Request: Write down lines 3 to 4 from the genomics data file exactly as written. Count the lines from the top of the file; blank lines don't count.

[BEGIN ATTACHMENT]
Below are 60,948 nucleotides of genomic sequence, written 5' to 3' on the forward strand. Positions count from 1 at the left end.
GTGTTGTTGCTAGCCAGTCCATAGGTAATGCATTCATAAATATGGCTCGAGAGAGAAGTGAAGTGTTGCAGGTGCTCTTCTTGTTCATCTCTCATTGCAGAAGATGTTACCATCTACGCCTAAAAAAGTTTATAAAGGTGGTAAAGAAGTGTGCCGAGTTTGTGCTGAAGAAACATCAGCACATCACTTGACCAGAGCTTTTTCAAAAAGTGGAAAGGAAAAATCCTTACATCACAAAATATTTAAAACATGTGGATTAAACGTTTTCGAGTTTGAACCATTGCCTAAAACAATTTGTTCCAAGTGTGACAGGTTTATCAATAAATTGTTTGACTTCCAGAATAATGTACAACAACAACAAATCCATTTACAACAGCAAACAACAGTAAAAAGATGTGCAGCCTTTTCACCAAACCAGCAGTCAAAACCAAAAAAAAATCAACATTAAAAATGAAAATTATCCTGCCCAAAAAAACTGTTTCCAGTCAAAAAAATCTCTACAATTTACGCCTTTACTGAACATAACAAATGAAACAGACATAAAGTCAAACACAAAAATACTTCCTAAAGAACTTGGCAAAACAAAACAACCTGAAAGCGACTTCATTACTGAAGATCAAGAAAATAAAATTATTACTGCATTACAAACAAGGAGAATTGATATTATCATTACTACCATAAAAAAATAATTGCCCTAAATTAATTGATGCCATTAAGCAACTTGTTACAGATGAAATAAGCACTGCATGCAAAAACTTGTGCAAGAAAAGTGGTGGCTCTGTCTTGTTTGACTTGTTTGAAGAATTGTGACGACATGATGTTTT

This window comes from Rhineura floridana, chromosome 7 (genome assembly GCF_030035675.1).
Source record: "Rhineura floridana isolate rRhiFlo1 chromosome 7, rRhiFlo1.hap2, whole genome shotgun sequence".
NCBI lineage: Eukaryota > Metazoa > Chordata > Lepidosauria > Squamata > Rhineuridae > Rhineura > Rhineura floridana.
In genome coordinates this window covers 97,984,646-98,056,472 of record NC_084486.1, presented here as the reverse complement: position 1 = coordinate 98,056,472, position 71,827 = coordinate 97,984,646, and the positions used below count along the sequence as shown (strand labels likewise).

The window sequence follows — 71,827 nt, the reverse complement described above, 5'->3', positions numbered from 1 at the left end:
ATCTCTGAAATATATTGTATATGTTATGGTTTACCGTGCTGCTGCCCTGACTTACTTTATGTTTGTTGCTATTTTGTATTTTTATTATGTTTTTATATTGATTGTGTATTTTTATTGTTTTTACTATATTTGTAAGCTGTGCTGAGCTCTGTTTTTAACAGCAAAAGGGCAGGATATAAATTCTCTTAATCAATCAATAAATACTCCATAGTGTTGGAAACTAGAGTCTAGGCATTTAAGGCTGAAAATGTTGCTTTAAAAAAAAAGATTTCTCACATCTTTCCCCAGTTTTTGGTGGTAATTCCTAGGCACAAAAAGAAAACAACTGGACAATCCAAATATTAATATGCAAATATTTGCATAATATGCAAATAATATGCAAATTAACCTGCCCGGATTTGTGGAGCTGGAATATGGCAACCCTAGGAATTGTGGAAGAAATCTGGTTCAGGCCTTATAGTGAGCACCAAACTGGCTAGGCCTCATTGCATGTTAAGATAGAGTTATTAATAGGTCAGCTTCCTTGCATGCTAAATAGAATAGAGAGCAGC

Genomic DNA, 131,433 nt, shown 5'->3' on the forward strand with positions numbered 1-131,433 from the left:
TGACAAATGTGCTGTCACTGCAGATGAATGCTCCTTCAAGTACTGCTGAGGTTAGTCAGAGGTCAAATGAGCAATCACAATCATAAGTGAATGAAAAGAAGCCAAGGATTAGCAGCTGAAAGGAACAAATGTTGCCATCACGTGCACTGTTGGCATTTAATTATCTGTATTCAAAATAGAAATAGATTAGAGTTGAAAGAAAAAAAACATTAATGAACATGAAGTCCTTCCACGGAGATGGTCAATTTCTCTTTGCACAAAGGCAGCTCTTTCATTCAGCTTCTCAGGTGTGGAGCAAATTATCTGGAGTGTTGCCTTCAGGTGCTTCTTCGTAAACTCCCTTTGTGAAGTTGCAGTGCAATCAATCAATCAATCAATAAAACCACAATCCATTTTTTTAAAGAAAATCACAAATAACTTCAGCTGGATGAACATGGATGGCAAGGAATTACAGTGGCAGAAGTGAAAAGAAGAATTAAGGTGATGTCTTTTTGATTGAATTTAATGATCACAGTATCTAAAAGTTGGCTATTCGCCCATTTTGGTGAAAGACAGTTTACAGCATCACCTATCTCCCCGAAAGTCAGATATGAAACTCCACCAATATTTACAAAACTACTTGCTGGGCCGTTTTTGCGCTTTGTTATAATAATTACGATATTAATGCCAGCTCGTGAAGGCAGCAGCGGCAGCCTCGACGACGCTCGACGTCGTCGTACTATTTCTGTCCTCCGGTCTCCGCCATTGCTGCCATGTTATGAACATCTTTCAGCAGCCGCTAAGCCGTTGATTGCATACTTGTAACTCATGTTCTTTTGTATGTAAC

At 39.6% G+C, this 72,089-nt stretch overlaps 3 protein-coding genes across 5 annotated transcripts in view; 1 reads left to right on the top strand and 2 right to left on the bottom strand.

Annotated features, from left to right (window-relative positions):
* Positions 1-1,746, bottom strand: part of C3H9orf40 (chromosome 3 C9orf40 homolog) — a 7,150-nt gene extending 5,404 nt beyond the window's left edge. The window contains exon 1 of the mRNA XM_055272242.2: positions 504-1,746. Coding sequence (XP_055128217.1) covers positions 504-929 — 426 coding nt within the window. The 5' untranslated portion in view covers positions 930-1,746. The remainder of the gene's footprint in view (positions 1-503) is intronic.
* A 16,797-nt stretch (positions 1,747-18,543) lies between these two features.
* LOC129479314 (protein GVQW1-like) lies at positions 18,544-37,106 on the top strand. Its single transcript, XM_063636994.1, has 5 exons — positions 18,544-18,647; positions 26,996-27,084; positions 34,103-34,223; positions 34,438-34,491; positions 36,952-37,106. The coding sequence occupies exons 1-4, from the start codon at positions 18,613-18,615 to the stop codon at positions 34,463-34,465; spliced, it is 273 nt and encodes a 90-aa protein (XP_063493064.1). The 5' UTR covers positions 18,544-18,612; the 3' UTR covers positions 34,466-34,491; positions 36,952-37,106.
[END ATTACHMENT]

This window comes from Rhineura floridana, chromosome 7 (genome assembly GCF_030035675.1).
Source record: "Rhineura floridana isolate rRhiFlo1 chromosome 7, rRhiFlo1.hap2, whole genome shotgun sequence".